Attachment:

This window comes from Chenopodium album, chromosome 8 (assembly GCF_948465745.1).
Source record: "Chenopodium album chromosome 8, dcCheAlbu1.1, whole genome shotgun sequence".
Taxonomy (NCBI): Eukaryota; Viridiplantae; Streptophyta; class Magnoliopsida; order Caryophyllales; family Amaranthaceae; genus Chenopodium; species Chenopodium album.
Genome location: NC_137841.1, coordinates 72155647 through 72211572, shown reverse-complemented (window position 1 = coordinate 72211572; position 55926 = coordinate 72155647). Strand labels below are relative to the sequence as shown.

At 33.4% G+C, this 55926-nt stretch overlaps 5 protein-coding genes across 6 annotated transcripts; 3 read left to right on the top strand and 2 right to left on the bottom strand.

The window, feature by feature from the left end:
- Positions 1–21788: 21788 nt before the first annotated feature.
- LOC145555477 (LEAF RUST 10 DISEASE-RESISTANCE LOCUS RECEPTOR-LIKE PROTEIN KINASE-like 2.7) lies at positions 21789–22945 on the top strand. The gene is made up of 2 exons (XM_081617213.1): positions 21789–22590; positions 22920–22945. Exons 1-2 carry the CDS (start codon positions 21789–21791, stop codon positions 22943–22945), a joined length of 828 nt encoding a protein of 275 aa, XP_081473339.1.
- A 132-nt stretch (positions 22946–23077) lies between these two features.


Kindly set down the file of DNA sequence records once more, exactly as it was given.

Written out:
This window comes from Chenopodium album, chromosome 8 (assembly GCF_948465745.1).
Source record: "Chenopodium album chromosome 8, dcCheAlbu1.1, whole genome shotgun sequence".
Taxonomy (NCBI): Eukaryota; Viridiplantae; Streptophyta; class Magnoliopsida; order Caryophyllales; family Amaranthaceae; genus Chenopodium; species Chenopodium album.
Genome location: NC_137841.1, coordinates 72155647 through 72211572, shown reverse-complemented (window position 1 = coordinate 72211572; position 55926 = coordinate 72155647). Strand labels below are relative to the sequence as shown.

At 33.4% G+C, this 55926-nt stretch overlaps 5 protein-coding genes across 6 annotated transcripts; 3 read left to right on the top strand and 2 right to left on the bottom strand.

The window, feature by feature from the left end:
- Positions 1–21788: 21788 nt before the first annotated feature.
- LOC145555477 (LEAF RUST 10 DISEASE-RESISTANCE LOCUS RECEPTOR-LIKE PROTEIN KINASE-like 2.7) lies at positions 21789–22945 on the top strand. The gene is made up of 2 exons (XM_081617213.1): positions 21789–22590; positions 22920–22945. Exons 1-2 carry the CDS (start codon positions 21789–21791, stop codon positions 22943–22945), a joined length of 828 nt encoding a protein of 275 aa, XP_081473339.1.
- A 132-nt stretch (positions 22946–23077) lies between these two features.